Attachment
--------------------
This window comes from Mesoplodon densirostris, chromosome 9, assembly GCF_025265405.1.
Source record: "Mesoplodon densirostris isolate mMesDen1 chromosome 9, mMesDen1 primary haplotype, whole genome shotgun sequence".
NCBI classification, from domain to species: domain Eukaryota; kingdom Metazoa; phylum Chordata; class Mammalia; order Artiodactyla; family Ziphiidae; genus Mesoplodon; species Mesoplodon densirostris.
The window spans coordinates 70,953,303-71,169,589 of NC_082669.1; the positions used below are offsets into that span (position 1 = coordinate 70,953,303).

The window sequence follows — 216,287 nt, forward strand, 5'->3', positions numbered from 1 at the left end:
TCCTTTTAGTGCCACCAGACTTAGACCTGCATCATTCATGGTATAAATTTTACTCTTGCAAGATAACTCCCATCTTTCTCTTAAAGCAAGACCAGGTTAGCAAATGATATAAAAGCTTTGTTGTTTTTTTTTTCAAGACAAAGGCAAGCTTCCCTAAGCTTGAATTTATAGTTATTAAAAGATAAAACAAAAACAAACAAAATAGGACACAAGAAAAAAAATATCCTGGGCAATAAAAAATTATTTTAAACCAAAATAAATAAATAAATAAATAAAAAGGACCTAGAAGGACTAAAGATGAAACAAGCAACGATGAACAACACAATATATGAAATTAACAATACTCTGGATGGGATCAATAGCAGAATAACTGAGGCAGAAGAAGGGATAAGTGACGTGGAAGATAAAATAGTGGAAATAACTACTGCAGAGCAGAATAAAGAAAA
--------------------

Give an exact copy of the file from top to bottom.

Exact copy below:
This window comes from Mesoplodon densirostris, chromosome 9, assembly GCF_025265405.1.
Source record: "Mesoplodon densirostris isolate mMesDen1 chromosome 9, mMesDen1 primary haplotype, whole genome shotgun sequence".
NCBI classification, from domain to species: domain Eukaryota; kingdom Metazoa; phylum Chordata; class Mammalia; order Artiodactyla; family Ziphiidae; genus Mesoplodon; species Mesoplodon densirostris.
The window spans coordinates 70,953,303-71,169,589 of NC_082669.1; the positions used below are offsets into that span (position 1 = coordinate 70,953,303).

The window sequence follows — 216,287 nt, forward strand, 5'->3', positions numbered from 1 at the left end:
TCCTTTTAGTGCCACCAGACTTAGACCTGCATCATTCATGGTATAAATTTTACTCTTGCAAGATAACTCCCATCTTTCTCTTAAAGCAAGACCAGGTTAGCAAATGATATAAAAGCTTTGTTGTTTTTTTTTTCAAGACAAAGGCAAGCTTCCCTAAGCTTGAATTTATAGTTATTAAAAGATAAAACAAAAACAAACAAAATAGGACACAAGAAAAAAAATATCCTGGGCAATAAAAAATTATTTTAAACCAAAATAAATAAATAAATAAATAAAAAGGACCTAGAAGGACTAAAGATGAAACAAGCAACGATGAACAACACAATATATGAAATTAACAATACTCTGGATGGGATCAATAGCAGAATAACTGAGGCAGAAGAAGGGATAAGTGACGTGGAAGATAAAATAGTGGAAATAACTACTGCAGAGCAGAATAAAGAAAA